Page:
White Chocolate Truffles

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An excellent quality white chocolate is normally ivory in color, and after whipping the mixture to aerate it, it turns pure white. You can enrobe them in dark tempered chocolate or roll the truffles directly into sifted cocoa powder or powdered sugar, or chopped and toasted nuts or coconut, if desired. White chocolate flavors so nicely; candy oils are so vibrant and make the best choice, but liqueurs work well, too.

12 ounces (2 cups) good quality white chocolate or chocolate chips; SARAH SAYS: I like to use Ghirardelli or Valhrona
3 tablespoons unsalted butter
6 tablespoons (3 ounces) heavy cream
2 tablespoons liqueur or 1 to 2 teaspoons extract 1/4 teaspoon flavored candy oil

Chocolate Enrobing
16 ounces (1 pound) dark bittersweet or semi-sweet chocolate, preferably tempered; You can also use a Compound Coating (Candy Melts) which does not need tempering.

2 cups Natural or Dutch-process cocoa powder, sifted; measure and the, sift

1. Chop chocolate bar into fine pieces suitable for melting - about 1/4-inch in size.
SARAH SAYS: Make sure each piece is even in size so each chocolate piece can melt at an even rate. This helps prevent some of the smaller pieces from seizing.

2. Melt chocolate and butter on the top of a double boiler until ALMOST MELTED, and set aside.

3. Carefully heat cream in the microwave on low. Take care because you cream burns easily.

4. Add heated milk to the melted chocolate and let sit for 30 seconds. Then start to stir slowly, using a small wire whisk, in a clockwise (or one) direction. The ganache will look lumpy at first.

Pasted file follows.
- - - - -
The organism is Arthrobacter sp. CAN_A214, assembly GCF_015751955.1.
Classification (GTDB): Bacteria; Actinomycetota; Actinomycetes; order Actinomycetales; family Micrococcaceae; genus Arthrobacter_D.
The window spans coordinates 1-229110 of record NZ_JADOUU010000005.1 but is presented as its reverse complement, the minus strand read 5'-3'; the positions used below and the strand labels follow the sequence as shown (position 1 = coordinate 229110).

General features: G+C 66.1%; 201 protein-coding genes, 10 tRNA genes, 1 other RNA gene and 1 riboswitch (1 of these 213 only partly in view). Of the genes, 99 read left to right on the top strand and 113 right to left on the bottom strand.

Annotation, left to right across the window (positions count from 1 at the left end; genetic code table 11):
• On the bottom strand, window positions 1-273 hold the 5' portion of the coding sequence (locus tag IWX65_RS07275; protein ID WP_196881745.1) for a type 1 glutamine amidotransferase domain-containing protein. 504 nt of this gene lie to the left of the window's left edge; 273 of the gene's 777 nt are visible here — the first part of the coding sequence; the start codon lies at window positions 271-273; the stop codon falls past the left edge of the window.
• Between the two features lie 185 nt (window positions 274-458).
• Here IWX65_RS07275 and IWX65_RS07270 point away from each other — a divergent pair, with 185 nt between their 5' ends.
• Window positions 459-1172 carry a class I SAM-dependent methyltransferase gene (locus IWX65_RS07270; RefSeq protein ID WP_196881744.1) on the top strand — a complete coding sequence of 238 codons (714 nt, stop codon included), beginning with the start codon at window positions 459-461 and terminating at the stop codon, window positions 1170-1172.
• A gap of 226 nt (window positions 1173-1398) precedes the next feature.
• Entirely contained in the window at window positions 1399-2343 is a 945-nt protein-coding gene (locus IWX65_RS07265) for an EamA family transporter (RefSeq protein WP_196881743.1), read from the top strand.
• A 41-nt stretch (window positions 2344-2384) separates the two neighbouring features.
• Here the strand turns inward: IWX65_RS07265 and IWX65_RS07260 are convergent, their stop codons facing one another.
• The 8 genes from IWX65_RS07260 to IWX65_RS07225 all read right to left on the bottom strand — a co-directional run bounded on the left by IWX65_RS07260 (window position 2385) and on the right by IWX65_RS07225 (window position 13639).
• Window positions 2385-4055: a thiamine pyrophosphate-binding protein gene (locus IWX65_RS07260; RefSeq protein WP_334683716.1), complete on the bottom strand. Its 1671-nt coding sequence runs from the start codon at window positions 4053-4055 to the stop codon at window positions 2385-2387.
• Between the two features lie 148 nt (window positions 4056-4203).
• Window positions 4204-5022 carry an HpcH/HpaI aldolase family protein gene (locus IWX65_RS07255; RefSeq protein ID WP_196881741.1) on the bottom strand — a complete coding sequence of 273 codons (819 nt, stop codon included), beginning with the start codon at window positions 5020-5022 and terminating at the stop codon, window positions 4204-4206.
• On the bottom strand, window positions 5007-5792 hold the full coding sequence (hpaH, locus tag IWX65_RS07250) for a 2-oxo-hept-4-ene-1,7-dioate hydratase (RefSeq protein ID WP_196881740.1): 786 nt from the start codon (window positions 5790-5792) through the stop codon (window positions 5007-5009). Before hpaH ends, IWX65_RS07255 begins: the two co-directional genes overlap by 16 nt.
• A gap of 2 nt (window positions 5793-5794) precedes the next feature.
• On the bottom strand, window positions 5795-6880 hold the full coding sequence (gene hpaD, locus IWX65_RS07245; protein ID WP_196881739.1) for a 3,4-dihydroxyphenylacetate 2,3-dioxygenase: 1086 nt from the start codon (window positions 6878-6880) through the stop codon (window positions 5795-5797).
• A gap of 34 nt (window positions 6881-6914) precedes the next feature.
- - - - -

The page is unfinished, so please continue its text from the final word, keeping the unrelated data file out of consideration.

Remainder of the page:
Continue stirring, a bit faster, making a rotation with the whisk every second around the bowl. The chocolate and cream will thicken and become smooth when done.

5. Press a piece of plastic wrap on the surface of the ganache and place in refrigerator to cool and somewhat set.
SARAH SAYS: It needs to cool to lukewarm so it stiffens and will whip faster and have a better texture.

6. Place mixture in the bowl of a stand mixer fitted with a paddle attachment and beat on medium speed until aerated, beating in the liqueur, 1/2 teaspoon or so at a time.

7. Fit a pastry bag with a 1/2-plain tip and fill halfway with the truffle mixture. Pipe on parchment or silpat mat lined baking sheets about 3/4-inches long. Refrigerate to set. Then, form piped shape into balls.

Or, you can scoop the mixture into balls, but refrigerate it first before doing so.

8. Refrigerate shaped truffles to set before enrobing in tempered chocolate.

9. Meanwhile, temper the chocolate.

Enrobe the truffles in the tempered chocolate and deposit immediately into the sifted cocoa powder, placed in a deep pan. Shake the pan so the cocoa powder covers them.

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Remove the truffles to another pan when they are coated, to set. After the coating sets, shake the truffles in a strainer to remove the excess cocoa.

Classic ganache can generally stay at room temperature for 2 days, as long as it's kept in a cool place.; then it must be refrigerated. If in a bowl, always place a piece of plastic wrap firmly against its surface so a film does not form or it won't form a sugar crust on its surface. Ganache can be frozen for a month. Reheat in the top of a double boiler under gentle heat, whisking together in one direction, before using.

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